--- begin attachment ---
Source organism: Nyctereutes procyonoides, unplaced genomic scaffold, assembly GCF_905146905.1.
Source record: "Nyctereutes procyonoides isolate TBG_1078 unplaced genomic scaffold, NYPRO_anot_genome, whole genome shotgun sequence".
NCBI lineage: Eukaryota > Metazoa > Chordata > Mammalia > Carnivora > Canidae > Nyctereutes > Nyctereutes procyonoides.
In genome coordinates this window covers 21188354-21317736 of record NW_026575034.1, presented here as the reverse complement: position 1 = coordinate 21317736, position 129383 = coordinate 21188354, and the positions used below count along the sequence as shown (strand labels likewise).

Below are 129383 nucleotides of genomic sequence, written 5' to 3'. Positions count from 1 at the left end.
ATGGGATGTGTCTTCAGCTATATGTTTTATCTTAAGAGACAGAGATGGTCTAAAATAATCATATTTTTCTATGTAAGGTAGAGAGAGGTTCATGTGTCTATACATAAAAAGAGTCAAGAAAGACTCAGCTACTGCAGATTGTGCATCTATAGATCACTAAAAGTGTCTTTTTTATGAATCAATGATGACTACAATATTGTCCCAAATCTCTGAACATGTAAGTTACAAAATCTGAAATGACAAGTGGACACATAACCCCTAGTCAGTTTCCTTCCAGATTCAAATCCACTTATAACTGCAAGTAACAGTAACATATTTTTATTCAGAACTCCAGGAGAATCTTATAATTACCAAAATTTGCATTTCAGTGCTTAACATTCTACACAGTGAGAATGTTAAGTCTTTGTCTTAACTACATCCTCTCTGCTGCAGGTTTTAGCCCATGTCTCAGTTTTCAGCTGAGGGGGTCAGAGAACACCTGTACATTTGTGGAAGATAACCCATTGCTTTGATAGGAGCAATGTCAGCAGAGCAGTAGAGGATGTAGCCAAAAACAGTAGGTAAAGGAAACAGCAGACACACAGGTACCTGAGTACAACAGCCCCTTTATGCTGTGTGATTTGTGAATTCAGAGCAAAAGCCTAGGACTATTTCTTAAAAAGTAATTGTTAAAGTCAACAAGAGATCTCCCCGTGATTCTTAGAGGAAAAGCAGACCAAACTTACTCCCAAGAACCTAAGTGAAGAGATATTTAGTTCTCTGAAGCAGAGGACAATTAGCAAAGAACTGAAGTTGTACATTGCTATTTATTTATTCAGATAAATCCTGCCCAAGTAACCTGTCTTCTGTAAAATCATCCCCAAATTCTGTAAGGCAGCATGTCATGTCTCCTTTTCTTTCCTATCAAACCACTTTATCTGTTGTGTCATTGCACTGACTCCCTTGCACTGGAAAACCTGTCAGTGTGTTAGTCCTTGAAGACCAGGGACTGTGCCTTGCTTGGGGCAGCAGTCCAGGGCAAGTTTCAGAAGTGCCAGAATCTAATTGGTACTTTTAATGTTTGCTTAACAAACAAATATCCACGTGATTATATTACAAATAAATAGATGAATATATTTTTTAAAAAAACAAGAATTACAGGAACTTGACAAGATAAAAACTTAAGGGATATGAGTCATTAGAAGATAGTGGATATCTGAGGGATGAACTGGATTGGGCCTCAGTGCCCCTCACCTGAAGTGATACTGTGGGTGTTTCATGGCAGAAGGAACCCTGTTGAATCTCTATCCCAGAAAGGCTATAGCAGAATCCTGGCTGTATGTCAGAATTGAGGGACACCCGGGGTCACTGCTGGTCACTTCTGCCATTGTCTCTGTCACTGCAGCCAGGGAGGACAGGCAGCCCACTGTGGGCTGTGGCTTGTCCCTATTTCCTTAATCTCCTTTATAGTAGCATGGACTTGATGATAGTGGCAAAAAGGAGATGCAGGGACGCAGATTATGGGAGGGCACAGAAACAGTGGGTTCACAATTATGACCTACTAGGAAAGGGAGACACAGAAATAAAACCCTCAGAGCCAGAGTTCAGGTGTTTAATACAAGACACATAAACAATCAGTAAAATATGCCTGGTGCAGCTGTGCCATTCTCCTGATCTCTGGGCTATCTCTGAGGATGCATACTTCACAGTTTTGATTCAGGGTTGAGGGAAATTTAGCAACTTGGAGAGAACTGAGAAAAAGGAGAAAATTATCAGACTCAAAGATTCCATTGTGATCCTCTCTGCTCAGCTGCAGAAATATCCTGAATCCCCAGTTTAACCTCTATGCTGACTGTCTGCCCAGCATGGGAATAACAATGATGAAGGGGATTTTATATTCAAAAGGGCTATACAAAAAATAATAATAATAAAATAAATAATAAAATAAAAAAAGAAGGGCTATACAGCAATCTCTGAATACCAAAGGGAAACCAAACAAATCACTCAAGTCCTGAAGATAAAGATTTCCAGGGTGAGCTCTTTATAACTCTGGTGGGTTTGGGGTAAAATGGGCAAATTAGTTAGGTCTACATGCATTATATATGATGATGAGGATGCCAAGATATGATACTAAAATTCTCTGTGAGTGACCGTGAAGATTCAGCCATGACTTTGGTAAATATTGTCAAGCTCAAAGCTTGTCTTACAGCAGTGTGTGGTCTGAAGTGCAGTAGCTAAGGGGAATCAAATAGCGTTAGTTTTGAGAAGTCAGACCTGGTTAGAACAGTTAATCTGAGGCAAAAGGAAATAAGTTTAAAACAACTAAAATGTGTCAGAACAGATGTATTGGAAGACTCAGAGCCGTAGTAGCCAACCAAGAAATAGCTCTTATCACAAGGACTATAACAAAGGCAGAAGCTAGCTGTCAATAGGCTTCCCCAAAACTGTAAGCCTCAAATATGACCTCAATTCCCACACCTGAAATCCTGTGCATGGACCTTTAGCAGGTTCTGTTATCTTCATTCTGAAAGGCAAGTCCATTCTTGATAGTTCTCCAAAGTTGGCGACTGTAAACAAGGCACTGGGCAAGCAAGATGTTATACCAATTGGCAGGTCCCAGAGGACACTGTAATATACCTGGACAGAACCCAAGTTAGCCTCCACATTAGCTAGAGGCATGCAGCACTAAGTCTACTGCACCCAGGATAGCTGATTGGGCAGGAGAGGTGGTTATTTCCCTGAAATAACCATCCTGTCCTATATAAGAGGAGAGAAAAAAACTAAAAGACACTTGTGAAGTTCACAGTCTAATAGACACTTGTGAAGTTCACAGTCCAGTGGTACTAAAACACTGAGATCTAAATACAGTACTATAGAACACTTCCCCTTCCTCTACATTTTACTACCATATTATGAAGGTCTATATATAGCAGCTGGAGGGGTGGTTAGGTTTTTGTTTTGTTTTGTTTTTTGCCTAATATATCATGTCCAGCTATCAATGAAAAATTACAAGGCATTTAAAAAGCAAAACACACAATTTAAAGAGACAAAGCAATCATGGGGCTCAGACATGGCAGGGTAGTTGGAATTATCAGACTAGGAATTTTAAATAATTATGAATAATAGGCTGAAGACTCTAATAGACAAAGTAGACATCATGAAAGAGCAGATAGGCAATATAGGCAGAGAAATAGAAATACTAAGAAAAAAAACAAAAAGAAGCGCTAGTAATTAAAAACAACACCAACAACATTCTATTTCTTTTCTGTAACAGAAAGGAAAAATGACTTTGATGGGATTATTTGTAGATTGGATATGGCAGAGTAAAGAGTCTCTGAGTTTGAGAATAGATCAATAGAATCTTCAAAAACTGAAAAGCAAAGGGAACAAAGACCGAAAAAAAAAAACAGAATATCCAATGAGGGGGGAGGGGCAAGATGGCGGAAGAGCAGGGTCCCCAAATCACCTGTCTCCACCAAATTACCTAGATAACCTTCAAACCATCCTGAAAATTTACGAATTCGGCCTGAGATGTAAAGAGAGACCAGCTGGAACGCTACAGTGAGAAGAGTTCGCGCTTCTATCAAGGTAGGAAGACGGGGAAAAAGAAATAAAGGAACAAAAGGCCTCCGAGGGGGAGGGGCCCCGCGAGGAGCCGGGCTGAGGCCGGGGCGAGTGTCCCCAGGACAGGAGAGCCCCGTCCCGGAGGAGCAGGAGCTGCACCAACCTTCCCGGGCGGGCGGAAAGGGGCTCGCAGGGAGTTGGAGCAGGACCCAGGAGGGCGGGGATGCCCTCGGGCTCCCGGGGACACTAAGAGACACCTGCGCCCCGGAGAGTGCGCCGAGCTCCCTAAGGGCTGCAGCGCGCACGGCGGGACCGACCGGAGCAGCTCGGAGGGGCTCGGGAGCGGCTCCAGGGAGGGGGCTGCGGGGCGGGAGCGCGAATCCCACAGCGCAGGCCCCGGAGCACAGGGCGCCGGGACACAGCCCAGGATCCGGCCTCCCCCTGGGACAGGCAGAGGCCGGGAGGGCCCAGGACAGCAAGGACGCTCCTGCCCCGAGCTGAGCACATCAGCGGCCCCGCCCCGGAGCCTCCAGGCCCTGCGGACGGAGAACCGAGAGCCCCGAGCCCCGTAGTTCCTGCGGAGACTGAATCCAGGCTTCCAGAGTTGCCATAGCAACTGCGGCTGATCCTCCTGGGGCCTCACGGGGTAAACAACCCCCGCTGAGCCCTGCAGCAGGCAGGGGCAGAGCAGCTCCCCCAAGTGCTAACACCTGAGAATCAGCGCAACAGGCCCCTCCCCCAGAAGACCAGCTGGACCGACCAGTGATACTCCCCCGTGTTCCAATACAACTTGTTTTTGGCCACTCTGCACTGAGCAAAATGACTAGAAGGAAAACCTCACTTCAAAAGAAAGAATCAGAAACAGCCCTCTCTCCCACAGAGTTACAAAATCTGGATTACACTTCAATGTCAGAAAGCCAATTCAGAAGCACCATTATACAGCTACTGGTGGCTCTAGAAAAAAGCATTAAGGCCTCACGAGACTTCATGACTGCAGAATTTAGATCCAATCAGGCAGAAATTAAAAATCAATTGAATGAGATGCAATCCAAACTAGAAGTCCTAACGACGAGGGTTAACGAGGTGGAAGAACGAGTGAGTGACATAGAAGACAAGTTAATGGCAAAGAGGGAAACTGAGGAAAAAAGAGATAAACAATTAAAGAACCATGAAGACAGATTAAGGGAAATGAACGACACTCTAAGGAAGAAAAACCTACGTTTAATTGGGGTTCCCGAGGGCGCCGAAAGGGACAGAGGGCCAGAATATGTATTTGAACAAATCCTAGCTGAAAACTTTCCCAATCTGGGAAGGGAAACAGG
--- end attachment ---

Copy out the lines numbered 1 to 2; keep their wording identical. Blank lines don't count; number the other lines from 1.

Source organism: Nyctereutes procyonoides, unplaced genomic scaffold, assembly GCF_905146905.1.
Source record: "Nyctereutes procyonoides isolate TBG_1078 unplaced genomic scaffold, NYPRO_anot_genome, whole genome shotgun sequence".